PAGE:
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'How should a liberal democracy react to conscientious objection claims?'

When

Thursday, February 11, 2021, 14:00 - 18:15

Where

Online

Tickets

Free online event: booking essential

Four panel sessions of an informed debate on conscientious objection from legal, philosophical, theological and religious perspectives, and finally a discussion on how legislators and governments in liberal democracies should react to claims of conscience.

Certificates of attendance for Law Society of Ireland—Continuing Professional Development Scheme will be provided, as follows:

  • CPD Category:   General CPD—legal or general education/training relevant to the practice of a solicitor which is designed to improve the solicitor’s professional knowledge, skills and abilities
  • CPD Delivery:    eLearning/conference
  • CPD Hours:       Up to four hours based on attendance

Please ensure your name is input correctly on Zoom as this will be used as proof of attendance for CPD hours, thank you. Enquiries to info@ria.ie

14:00 Welcome and Opening  

14:05 Panel One - Concepts of Conscience will set the context for the following panel discussions with presentations and discussions centring on the philosophical framework within which we discuss conscientious objection. The speakers will consider the concept of conscience, the idea of freedom of conscience, and the concept of conscientious objection, compared, for example, to civil disobedience, and address the question of who can have a conscience—is it individuals only or also corporate bodies?

ChairProfessor Bert Gordijn, Dublin City University

Panellists:

15:05 Panel Two - Conscience in Legal Perspective: Challenges and Controversies will consider the legal reaction to and treatment of conscientious objections claims, including human rights-based claims in healthcare, in the provision of services for same-sex marriage, and in resistance to authoritarian regimes, focusing in particular on such issues as the systemic effects on third parties of such conscience claims and the expanded meaning of ‘complicity’ in such contexts.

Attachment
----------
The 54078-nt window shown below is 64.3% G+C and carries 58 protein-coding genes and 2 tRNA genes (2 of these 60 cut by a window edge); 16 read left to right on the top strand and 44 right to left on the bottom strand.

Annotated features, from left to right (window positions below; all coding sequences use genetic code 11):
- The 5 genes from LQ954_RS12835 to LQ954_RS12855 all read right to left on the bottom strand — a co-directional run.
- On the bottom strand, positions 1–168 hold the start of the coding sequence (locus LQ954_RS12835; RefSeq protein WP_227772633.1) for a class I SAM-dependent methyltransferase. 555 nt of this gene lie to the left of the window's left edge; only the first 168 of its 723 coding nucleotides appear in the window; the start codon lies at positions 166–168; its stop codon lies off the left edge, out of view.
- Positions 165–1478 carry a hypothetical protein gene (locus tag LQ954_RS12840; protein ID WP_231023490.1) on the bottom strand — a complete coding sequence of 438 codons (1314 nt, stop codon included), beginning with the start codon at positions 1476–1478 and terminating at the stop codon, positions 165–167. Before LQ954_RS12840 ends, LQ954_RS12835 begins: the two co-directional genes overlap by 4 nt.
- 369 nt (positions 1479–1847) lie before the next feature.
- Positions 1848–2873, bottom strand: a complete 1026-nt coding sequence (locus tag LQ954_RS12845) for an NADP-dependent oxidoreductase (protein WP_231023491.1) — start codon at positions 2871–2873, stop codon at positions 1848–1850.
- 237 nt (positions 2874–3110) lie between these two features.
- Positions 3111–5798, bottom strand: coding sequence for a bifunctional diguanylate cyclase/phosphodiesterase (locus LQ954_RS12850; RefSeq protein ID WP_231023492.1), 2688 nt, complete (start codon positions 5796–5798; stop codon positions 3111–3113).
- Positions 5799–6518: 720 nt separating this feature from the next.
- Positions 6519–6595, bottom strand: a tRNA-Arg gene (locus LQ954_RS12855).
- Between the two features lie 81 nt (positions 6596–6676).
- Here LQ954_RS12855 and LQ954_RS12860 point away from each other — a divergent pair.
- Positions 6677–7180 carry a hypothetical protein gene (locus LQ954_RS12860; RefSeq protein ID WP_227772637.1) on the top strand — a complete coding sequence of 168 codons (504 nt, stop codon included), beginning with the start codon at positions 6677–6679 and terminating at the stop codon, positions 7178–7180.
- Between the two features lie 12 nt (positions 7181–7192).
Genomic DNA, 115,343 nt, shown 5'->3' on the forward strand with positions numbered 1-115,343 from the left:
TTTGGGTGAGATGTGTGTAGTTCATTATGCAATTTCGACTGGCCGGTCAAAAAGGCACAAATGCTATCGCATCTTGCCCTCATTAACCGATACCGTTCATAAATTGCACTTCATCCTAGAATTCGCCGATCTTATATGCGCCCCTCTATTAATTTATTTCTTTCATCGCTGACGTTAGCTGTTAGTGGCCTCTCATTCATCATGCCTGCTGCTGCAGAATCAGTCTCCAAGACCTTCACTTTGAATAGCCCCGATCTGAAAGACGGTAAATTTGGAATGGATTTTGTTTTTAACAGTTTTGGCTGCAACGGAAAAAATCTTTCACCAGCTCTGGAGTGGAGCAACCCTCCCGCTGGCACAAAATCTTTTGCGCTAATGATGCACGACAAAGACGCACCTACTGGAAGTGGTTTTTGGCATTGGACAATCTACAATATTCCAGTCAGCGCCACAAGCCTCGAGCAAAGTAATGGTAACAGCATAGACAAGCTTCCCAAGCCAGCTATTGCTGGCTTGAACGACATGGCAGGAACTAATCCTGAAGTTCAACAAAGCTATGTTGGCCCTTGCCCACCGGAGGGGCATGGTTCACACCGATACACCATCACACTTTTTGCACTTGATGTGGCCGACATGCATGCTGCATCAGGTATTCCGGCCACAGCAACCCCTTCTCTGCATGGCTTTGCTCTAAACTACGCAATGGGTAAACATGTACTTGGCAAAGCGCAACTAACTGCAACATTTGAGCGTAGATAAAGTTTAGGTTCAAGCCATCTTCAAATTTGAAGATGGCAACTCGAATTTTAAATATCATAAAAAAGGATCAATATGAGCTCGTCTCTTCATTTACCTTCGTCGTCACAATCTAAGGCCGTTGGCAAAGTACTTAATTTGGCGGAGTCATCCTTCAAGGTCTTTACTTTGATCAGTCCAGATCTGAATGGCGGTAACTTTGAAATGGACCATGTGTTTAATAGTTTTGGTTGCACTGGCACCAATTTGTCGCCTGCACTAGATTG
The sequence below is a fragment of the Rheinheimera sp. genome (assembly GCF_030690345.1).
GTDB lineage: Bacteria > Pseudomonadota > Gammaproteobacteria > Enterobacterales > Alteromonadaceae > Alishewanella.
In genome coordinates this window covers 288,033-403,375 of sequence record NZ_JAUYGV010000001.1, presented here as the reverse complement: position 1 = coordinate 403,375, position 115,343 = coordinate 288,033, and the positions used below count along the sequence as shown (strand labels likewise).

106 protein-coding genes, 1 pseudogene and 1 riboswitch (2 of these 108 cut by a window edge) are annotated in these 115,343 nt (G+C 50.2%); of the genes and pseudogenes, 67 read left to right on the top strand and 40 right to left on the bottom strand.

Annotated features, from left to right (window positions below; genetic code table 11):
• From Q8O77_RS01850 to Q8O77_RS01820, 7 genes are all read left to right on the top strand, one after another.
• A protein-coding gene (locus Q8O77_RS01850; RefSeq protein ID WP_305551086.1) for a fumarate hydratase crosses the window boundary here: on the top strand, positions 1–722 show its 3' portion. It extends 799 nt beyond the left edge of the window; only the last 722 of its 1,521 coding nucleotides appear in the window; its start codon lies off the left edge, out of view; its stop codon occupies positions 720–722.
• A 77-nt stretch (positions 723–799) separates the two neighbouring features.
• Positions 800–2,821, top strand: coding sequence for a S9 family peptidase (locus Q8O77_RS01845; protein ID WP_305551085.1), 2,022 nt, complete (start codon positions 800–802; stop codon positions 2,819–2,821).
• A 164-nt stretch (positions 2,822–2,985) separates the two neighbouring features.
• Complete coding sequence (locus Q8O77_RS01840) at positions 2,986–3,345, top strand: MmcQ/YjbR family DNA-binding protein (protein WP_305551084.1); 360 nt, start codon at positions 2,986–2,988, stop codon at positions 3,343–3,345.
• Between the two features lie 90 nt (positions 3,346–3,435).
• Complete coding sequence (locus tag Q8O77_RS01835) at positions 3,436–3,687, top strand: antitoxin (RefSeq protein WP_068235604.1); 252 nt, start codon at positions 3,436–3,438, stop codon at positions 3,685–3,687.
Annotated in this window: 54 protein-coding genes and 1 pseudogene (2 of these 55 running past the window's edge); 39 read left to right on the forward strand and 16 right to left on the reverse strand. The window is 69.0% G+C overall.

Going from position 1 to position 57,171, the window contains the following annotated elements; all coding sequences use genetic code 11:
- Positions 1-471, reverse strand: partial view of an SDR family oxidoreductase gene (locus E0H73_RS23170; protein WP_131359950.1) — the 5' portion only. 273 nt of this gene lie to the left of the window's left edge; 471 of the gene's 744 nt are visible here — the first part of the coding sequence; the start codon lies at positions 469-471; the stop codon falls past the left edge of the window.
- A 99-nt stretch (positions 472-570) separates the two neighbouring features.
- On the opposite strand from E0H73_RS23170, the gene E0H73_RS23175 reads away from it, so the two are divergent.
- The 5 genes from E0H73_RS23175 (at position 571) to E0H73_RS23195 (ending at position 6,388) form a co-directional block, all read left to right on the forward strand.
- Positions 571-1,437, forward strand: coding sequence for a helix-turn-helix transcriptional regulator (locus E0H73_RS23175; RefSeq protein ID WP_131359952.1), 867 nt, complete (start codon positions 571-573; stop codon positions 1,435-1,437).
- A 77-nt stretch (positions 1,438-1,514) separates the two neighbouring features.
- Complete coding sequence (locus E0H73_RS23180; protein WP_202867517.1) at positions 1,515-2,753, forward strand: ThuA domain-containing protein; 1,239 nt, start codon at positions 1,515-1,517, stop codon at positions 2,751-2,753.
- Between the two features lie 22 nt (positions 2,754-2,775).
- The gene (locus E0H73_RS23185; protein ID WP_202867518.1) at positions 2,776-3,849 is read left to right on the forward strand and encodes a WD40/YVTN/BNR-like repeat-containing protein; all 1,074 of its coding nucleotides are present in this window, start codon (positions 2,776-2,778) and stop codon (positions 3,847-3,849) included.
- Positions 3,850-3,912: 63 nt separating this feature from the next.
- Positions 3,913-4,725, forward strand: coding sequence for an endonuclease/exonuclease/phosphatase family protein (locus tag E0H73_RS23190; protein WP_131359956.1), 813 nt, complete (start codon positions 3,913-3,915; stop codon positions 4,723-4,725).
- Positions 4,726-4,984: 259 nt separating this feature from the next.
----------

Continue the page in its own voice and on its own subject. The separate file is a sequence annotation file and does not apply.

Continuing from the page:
Chair: Professor David Smith, RCSI University of Medicine and Health Sciences

Panellists:

16:10 Panel Three - Theological and Religious Perspectives on Conscience will present select religious and theological conceptions of conscience. The speakers will examine the role of conscientious objection within those traditions, exploring the questions of freedom of religion and freedom within religion. They will discuss a range of issues where individuals feel constrained by faith and conscience to resist, for example, the refusal to bear arms and conscientious objection within medicine.

Chair: Dr Mary McAleese, Professor Of Children, Law and Religion, University of Glasgow

Panellists:

17:15 Panel Four - Reacting to Conscience Claims in the Public Square  will discuss how legislators and governments in liberal democracies should react to claims of conscience. Speakers will address questions such as: Do republican political traditions have particular difficulty in accommodating claims of conscience, given the importance such traditions place on providing reasons for actions that impact the public sphere, and submitting these reasons to some form of public assessment?

Chair: Mr Bryan Dobson, RTÉ

Panellists:

18:15  Closing

Registration is free but booking is essential.

The event will be recorded but audience members will not be visible in the recording.

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